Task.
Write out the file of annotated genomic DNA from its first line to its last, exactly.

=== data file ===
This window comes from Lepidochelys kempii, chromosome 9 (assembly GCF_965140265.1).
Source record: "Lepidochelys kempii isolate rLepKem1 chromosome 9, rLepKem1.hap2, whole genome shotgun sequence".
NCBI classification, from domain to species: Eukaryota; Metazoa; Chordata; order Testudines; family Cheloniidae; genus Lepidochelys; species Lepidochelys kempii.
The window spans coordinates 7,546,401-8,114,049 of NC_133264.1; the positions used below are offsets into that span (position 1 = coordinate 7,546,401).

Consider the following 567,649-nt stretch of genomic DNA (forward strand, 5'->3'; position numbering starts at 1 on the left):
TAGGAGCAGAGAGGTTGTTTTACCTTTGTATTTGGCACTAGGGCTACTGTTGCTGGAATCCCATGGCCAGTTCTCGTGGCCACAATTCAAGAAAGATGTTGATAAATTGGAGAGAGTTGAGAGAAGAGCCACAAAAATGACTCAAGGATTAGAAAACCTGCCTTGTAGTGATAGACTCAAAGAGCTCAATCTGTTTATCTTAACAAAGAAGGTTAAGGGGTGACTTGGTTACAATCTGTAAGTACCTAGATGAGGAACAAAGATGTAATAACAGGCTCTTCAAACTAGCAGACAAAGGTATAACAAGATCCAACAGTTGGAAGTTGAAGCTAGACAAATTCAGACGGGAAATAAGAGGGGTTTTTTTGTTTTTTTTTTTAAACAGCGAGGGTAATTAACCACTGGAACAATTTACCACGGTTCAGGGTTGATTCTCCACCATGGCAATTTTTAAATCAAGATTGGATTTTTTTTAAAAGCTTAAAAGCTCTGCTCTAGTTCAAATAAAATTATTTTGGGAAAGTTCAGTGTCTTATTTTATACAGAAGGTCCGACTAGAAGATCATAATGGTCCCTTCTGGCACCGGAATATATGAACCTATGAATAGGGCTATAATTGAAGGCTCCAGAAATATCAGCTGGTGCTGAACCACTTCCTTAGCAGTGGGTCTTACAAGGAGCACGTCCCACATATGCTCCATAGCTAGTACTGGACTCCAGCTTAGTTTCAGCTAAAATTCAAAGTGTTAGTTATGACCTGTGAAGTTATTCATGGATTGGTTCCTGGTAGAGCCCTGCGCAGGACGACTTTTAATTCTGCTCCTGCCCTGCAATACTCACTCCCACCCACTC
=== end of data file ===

This window comes from Lepidochelys kempii, chromosome 9 (assembly GCF_965140265.1).
Source record: "Lepidochelys kempii isolate rLepKem1 chromosome 9, rLepKem1.hap2, whole genome shotgun sequence".
NCBI classification, from domain to species: Eukaryota; Metazoa; Chordata; order Testudines; family Cheloniidae; genus Lepidochelys; species Lepidochelys kempii.
The window spans coordinates 7,546,401-8,114,049 of NC_133264.1; the positions used below are offsets into that span (position 1 = coordinate 7,546,401).

Consider the following 567,649-nt stretch of genomic DNA (forward strand, 5'->3'; position numbering starts at 1 on the left):
TAGGAGCAGAGAGGTTGTTTTACCTTTGTATTTGGCACTAGGGCTACTGTTGCTGGAATCCCATGGCCAGTTCTCGTGGCCACAATTCAAGAAAGATGTTGATAAATTGGAGAGAGTTGAGAGAAGAGCCACAAAAATGACTCAAGGATTAGAAAACCTGCCTTGTAGTGATAGACTCAAAGAGCTCAATCTGTTTATCTTAACAAAGAAGGTTAAGGGGTGACTTGGTTACAATCTGTAAGTACCTAGATGAGGAACAAAGATGTAATAACAGGCTCTTCAAACTAGCAGACAAAGGTATAACAAGATCCAACAGTTGGAAGTTGAAGCTAGACAAATTCAGACGGGAAATAAGAGGGGTTTTTTTGTTTTTTTTTTTAAACAGCGAGGGTAATTAACCACTGGAACAATTTACCACGGTTCAGGGTTGATTCTCCACCATGGCAATTTTTAAATCAAGATTGGATTTTTTTTAAAAGCTTAAAAGCTCTGCTCTAGTTCAAATAAAATTATTTTGGGAAAGTTCAGTGTCTTATTTTATACAGAAGGTCCGACTAGAAGATCATAATGGTCCCTTCTGGCACCGGAATATATGAACCTATGAATAGGGCTATAATTGAAGGCTCCAGAAATATCAGCTGGTGCTGAACCACTTCCTTAGCAGTGGGTCTTACAAGGAGCACGTCCCACATATGCTCCATAGCTAGTACTGGACTCCAGCTTAGTTTCAGCTAAAATTCAAAGTGTTAGTTATGACCTGTGAAGTTATTCATGGATTGGTTCCTGGTAGAGCCCTGCGCAGGACGACTTTTAATTCTGCTCCTGCCCTGCAATACTCACTCCCACCCACTC